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Editorial: Here come the inspectors

Dear Business Owner:

Thank you for opening your company in Erie County. We’re glad you’re here, but that fact is, we don’t really trust you. Let’s have a look at your books.


The Erie County Industrial Development Agency

That’s not a letter that went out from the IDA last week, but it captures the spirit of the unwarranted intrusiveness that is about to begin. Because of a foolish policy adopted by the IDA, companies that have accepted its incentives are being forced to open their books to outside auditors to prove they are paying men and women equally.

Everyone, at this point, should understand – and demand – pay equity between men and women. Anything less is unfair and treats women with shameful disrespect. It’s also illegal, according to state and national laws, which is where the IDA trips over itself.

Knuckling under to pressure from Erie County Executive Mark C. Poloncarz, the IDA decided that it needed to peer into the private books of businesses to satisfy itself that they were complying with requirements that other entities already are required to enforce. Now, more than two years after the IDA drank this Kool-Aid, random audits are beginning. At least one of 37 companies that have received IDA benefits since the policy took effect is going to have to submit to a financial groping. More are expected later in the year.

IDA President Steven Weathers insists that it won’t be much of a burden on companies, since the audit relies on payroll records that they are required to submit to federal and state agencies. But that only underscores the pointlessness of the exercise: This information is already being submitted for review. Why do it again? Just for grins?

It’s exactly the kind of overbearing regulation for which New York is famous. However painless it turns out to be, it’s an obvious disincentive for companies to locate in Erie County. Why not go to Niagara County or Monroe County? Why not go to Pennsylvania or Virginia or North Carolina? New York and Erie County need to be in the business of overcoming the state’s well earned reputation as unfriendly to business, not going out of their way to cement it.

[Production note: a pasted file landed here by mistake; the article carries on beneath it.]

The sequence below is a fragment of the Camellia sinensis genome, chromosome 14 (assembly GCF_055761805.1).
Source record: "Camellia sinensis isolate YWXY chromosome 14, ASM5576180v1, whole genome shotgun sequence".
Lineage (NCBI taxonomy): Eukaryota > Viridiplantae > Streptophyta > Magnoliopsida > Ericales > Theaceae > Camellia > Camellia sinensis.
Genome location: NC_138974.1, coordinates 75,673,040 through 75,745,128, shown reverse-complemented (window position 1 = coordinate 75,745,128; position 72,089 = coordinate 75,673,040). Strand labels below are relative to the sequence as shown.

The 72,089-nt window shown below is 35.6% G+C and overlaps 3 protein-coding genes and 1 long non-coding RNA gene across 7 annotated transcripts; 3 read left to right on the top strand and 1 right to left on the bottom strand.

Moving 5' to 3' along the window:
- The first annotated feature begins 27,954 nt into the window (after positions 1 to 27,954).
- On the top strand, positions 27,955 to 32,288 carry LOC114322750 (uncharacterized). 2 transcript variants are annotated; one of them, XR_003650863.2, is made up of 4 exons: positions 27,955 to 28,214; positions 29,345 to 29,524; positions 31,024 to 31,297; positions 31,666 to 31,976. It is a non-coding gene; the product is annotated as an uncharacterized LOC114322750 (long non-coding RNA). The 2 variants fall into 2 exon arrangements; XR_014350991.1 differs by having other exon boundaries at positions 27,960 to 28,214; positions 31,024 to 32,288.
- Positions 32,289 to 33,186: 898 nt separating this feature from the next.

The IDA is on potentially safer ground if it thoughtfully enforces its claw-back regulation on incentives for companies that fail to live up to their promises. There is at least some sense in requiring beneficiaries to do what they say, given that other taxpayers are picking up the slack for the benefits they receive.

And, indeed, the IDA has shown some restraint in reviewing the performances of its beneficiaries. At Niagara Blower last year, the question was whether the company should have been required to repay all or none of the $42,000 in sales tax exemptions it received since it didn’t produce all of the jobs it had anticipated. In the end, the parties compromised, with the company refunding a proportionate share of the incentive equal to the shortfall in its job creation.

There is a fair question whether it should have had to repay any of it, given that the cause – an unforeseen slump in its key energy markets – was beyond its control. Nevertheless, the IDA at least showed some flexibility.

Critics such as Dottie Gallagher-Cohen, president of the Buffalo Niagara Partnership, say that in many other instances, the IDA has been iron-fisted on this issue, to the unnecessary detriment of business. Common sense needs to rule here.

It’s always dicey when agencies try to manipulate economic markets, for whatever reason – good or bad. The county may not have paid a price yet for its intrusive audit policy, but the likelihood remains. It should drop this unnecessary program, while being sure its claw-back policies are consistent and fair.

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